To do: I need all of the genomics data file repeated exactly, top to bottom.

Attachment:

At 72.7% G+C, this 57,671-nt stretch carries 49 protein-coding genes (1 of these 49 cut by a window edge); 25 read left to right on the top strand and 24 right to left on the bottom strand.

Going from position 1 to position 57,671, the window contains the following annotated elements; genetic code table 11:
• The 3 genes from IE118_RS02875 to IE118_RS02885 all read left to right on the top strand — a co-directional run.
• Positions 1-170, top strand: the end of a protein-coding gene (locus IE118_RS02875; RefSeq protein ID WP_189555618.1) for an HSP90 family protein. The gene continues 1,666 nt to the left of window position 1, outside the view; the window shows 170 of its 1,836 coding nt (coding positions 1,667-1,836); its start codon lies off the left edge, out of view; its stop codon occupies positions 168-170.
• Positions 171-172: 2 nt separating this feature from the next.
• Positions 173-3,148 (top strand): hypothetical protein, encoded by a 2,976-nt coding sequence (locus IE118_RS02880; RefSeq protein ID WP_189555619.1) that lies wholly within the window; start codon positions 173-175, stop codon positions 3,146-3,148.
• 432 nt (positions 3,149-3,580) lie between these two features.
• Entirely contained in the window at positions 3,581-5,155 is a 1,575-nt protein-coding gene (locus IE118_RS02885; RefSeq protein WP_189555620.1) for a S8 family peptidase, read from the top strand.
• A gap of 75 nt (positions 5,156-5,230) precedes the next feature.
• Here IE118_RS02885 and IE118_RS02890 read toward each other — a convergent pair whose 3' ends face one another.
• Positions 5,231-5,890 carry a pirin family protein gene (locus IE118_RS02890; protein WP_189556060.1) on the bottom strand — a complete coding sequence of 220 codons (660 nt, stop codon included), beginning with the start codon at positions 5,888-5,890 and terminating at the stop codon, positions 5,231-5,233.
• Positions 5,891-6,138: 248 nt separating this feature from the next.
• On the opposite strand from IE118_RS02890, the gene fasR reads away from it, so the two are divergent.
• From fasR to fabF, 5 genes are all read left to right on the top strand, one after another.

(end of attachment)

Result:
At 72.7% G+C, this 57,671-nt stretch carries 49 protein-coding genes (1 of these 49 cut by a window edge); 25 read left to right on the top strand and 24 right to left on the bottom strand.

Going from position 1 to position 57,671, the window contains the following annotated elements; genetic code table 11:
• The 3 genes from IE118_RS02875 to IE118_RS02885 all read left to right on the top strand — a co-directional run.
• Positions 1-170, top strand: the end of a protein-coding gene (locus IE118_RS02875; RefSeq protein ID WP_189555618.1) for an HSP90 family protein. The gene continues 1,666 nt to the left of window position 1, outside the view; the window shows 170 of its 1,836 coding nt (coding positions 1,667-1,836); its start codon lies off the left edge, out of view; its stop codon occupies positions 168-170.
• Positions 171-172: 2 nt separating this feature from the next.
• Positions 173-3,148 (top strand): hypothetical protein, encoded by a 2,976-nt coding sequence (locus IE118_RS02880; RefSeq protein ID WP_189555619.1) that lies wholly within the window; start codon positions 173-175, stop codon positions 3,146-3,148.
• 432 nt (positions 3,149-3,580) lie between these two features.
• Entirely contained in the window at positions 3,581-5,155 is a 1,575-nt protein-coding gene (locus IE118_RS02885; RefSeq protein WP_189555620.1) for a S8 family peptidase, read from the top strand.
• A gap of 75 nt (positions 5,156-5,230) precedes the next feature.
• Here IE118_RS02885 and IE118_RS02890 read toward each other — a convergent pair whose 3' ends face one another.
• Positions 5,231-5,890 carry a pirin family protein gene (locus IE118_RS02890; protein WP_189556060.1) on the bottom strand — a complete coding sequence of 220 codons (660 nt, stop codon included), beginning with the start codon at positions 5,888-5,890 and terminating at the stop codon, positions 5,231-5,233.
• Positions 5,891-6,138: 248 nt separating this feature from the next.
• On the opposite strand from IE118_RS02890, the gene fasR reads away from it, so the two are divergent.
• From fasR to fabF, 5 genes are all read left to right on the top strand, one after another.